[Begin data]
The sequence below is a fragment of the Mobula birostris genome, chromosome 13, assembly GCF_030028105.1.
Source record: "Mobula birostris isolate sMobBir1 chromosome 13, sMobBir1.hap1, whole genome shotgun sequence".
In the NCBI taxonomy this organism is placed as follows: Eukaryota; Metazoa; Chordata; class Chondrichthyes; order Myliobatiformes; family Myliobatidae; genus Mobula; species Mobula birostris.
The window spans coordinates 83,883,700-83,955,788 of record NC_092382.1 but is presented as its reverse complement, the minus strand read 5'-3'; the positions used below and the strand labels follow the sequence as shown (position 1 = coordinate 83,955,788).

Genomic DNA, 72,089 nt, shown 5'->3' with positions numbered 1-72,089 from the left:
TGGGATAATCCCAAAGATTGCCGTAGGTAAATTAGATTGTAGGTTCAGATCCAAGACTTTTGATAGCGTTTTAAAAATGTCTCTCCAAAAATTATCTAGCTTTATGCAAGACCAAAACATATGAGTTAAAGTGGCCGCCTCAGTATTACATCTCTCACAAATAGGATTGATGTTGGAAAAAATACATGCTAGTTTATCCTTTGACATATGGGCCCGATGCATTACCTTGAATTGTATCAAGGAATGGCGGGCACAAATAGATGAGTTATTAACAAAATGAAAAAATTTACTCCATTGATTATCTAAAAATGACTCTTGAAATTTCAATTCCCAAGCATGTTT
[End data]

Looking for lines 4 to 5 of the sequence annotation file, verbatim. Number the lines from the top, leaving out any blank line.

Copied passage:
The window spans coordinates 83,883,700-83,955,788 of record NC_092382.1 but is presented as its reverse complement, the minus strand read 5'-3'; the positions used below and the strand labels follow the sequence as shown (position 1 = coordinate 83,955,788).

Genomic DNA, 72,089 nt, shown 5'->3' with positions numbered 1-72,089 from the left: